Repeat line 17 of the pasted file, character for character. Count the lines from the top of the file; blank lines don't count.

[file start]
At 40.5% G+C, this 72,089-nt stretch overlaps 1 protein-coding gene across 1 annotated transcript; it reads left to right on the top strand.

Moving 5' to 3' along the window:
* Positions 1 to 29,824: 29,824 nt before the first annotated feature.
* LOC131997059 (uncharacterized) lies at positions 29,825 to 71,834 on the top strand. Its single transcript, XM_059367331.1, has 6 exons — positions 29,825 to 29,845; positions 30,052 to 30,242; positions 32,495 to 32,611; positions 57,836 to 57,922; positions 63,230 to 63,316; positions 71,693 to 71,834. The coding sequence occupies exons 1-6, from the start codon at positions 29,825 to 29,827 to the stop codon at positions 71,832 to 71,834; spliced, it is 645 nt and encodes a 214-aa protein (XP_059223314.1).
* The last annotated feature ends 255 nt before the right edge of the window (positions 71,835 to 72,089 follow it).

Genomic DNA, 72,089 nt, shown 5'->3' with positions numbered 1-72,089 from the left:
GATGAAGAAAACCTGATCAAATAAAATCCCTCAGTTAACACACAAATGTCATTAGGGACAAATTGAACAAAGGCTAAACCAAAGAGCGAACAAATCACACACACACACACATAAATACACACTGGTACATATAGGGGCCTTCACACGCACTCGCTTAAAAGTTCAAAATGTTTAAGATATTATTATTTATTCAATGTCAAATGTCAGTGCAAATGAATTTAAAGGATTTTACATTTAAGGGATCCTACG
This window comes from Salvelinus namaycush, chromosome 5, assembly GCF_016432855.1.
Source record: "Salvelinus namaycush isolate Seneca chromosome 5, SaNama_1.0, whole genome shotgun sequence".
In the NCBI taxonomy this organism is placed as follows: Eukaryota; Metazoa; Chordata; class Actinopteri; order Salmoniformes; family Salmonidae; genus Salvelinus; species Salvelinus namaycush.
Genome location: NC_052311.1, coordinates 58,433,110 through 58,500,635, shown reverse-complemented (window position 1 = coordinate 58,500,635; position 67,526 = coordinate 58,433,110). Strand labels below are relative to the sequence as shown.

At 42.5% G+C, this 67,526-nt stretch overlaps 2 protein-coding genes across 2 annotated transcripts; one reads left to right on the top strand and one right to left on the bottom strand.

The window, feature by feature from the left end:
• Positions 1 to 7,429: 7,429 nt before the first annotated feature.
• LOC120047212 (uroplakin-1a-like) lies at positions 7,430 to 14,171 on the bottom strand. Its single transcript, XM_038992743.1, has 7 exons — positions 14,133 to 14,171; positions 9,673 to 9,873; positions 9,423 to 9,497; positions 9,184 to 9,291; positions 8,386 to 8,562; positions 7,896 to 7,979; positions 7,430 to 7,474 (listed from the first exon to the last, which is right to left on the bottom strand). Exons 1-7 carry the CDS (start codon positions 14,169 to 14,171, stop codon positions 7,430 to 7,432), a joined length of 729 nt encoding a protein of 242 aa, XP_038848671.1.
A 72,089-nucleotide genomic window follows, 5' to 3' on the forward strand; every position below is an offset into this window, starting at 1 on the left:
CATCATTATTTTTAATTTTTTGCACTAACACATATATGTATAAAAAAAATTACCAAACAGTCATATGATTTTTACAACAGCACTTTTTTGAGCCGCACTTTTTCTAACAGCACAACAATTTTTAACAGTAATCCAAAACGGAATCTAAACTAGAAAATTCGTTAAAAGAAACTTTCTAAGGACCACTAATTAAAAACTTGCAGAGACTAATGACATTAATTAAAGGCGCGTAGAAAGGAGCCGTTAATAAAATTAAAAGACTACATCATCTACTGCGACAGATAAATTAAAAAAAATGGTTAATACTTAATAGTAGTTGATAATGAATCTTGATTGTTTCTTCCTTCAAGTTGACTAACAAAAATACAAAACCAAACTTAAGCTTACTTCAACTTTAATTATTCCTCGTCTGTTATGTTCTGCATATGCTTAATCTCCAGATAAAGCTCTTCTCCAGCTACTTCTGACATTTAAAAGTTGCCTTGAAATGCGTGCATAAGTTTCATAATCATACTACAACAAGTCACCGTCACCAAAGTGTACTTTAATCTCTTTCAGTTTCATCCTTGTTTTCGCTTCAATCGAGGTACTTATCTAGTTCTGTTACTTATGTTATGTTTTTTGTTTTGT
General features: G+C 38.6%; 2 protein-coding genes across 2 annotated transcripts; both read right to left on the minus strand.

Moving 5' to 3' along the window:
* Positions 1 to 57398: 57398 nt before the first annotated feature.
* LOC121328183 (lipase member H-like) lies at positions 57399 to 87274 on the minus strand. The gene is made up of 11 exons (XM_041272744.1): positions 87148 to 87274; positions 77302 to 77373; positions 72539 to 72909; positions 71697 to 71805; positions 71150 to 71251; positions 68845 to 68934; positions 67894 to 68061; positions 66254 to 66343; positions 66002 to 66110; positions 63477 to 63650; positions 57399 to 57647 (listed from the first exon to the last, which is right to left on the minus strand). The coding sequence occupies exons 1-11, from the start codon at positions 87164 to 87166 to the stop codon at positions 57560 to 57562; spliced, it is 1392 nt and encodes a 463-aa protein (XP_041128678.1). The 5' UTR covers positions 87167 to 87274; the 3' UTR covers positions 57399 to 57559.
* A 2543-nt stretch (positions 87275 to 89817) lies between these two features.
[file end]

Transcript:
CATCATTATTTTTAATTTTTTGCACTAACACATATATGTATAAAAAAAATTACCAAACAGTCATATGATTTTTACAACAGCACTTTTTTGAGCCGCACTTTTTCTAACAGCACAACAATTTTTAACAGTAATCCAAAACGGAATCTAAACTAGAAAATTCGTTAAAAGAAACTTTCTAAGGACCACTAATTAAAAACTTGCAGAGACTAATGACATTAATTAAAGGCGCGTAGAAAGGAGCCGTTAATAAAATTAAAAGACTACATCATCTACTGCGACAGATAAATTAAAAAAAATGGTTAATACTTAATAGTAGTTGATAATGAATCTTGATTGTTTCTTCCTTCAAGTTGACTAACAAAAATACAAAACCAAACTTAAGCTTACTTCAACTTTAATTATTCCTCGTCTGTTATGTTCTGCATATGCTTAATCTCCAGATAAAGCTCTTCTCCAGCTACTTCTGACATTTAAAAGTTGCCTTGAAATGCGTGCATAAGTTTCATAATCATACTACAACAAGTCACCGTCACCAAAGTGTACTTTAATCTCTTTCAGTTTCATCCTTGTTTTCGCTTCAATCGAGGTACTTATCTAGTTCTGTTACTTATGTTATGTTTTTTGTTTTGT